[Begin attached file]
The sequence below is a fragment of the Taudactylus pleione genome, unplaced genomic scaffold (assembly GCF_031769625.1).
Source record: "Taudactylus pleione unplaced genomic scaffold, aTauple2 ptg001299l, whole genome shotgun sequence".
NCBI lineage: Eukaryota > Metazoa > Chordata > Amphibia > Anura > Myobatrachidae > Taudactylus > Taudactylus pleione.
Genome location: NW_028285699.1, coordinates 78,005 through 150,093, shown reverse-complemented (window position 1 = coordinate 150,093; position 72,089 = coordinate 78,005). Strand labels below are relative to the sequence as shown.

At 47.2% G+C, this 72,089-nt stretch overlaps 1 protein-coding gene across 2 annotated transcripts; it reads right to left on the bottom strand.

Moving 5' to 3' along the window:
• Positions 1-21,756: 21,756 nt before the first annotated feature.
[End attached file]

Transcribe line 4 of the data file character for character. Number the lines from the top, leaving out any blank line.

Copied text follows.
Genome location: NW_028285699.1, coordinates 78,005 through 150,093, shown reverse-complemented (window position 1 = coordinate 150,093; position 72,089 = coordinate 78,005). Strand labels below are relative to the sequence as shown.